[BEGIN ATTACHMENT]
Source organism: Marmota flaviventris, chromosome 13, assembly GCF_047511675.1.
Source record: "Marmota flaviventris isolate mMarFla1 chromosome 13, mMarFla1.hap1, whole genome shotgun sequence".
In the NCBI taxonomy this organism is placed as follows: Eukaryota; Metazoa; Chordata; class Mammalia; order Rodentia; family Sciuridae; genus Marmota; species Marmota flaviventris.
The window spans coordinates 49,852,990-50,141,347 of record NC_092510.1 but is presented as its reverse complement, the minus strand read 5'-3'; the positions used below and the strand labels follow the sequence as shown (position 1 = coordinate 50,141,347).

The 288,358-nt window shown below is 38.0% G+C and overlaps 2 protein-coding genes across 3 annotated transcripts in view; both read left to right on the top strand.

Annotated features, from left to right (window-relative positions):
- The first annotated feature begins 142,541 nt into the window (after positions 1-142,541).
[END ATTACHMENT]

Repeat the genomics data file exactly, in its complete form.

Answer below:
Source organism: Marmota flaviventris, chromosome 13, assembly GCF_047511675.1.
Source record: "Marmota flaviventris isolate mMarFla1 chromosome 13, mMarFla1.hap1, whole genome shotgun sequence".
In the NCBI taxonomy this organism is placed as follows: Eukaryota; Metazoa; Chordata; class Mammalia; order Rodentia; family Sciuridae; genus Marmota; species Marmota flaviventris.
The window spans coordinates 49,852,990-50,141,347 of record NC_092510.1 but is presented as its reverse complement, the minus strand read 5'-3'; the positions used below and the strand labels follow the sequence as shown (position 1 = coordinate 50,141,347).

The 288,358-nt window shown below is 38.0% G+C and overlaps 2 protein-coding genes across 3 annotated transcripts in view; both read left to right on the top strand.

Annotated features, from left to right (window-relative positions):
- The first annotated feature begins 142,541 nt into the window (after positions 1-142,541).